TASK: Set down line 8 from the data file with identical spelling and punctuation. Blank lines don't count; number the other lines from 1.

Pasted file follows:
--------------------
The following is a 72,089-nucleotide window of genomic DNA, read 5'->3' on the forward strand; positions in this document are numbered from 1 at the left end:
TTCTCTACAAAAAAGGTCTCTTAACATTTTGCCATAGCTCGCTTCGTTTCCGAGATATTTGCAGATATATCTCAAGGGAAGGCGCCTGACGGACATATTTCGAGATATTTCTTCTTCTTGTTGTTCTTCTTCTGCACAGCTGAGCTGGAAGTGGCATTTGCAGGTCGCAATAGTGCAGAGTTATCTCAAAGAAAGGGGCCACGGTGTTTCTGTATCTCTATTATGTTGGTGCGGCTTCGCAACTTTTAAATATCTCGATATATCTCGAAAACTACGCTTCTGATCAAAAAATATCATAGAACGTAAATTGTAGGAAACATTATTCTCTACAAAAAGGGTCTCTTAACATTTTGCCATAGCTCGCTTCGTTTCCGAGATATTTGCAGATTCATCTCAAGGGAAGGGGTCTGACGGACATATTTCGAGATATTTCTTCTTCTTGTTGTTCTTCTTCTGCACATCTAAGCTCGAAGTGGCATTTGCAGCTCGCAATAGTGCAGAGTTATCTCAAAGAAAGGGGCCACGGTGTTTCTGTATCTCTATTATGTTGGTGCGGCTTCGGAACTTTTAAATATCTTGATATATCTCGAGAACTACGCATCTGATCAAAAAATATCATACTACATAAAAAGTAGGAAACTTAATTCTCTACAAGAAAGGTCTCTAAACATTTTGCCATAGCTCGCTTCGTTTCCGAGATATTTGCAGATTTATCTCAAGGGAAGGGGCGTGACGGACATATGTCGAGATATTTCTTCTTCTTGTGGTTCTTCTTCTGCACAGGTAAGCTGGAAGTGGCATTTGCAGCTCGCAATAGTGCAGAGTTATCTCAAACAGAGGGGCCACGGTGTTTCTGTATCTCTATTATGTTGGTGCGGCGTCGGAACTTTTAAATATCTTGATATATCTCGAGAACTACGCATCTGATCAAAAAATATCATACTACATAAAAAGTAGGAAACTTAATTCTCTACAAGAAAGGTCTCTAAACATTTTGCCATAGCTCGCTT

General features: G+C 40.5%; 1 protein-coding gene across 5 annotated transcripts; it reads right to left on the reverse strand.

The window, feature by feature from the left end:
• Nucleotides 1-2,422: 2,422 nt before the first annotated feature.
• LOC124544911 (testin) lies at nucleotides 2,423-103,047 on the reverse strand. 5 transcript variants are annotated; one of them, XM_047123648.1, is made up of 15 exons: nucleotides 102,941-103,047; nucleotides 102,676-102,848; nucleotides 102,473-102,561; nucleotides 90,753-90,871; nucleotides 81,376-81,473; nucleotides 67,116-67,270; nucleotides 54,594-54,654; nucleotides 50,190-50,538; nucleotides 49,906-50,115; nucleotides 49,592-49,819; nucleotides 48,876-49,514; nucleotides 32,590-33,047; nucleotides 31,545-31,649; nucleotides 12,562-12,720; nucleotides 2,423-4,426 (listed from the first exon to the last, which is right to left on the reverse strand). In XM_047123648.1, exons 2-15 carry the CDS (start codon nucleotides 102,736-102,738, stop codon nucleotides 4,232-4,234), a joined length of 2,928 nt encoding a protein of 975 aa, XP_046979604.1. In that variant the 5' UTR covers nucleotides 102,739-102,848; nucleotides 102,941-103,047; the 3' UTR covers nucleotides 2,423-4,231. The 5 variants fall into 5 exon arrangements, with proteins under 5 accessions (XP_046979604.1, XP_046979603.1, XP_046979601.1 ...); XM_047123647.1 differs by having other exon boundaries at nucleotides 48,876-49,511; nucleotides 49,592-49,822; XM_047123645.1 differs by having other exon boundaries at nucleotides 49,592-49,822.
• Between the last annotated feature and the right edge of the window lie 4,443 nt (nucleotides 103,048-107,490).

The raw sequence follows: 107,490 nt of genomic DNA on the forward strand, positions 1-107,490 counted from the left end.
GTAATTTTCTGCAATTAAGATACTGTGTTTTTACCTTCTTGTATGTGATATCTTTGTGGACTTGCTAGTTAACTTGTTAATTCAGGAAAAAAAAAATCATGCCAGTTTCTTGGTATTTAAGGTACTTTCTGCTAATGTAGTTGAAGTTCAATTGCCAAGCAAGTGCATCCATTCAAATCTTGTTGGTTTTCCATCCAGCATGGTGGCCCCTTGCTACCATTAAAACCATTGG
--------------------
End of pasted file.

The raw sequence follows: 107,490 nt of genomic DNA on the forward strand, positions 1-107,490 counted from the left end.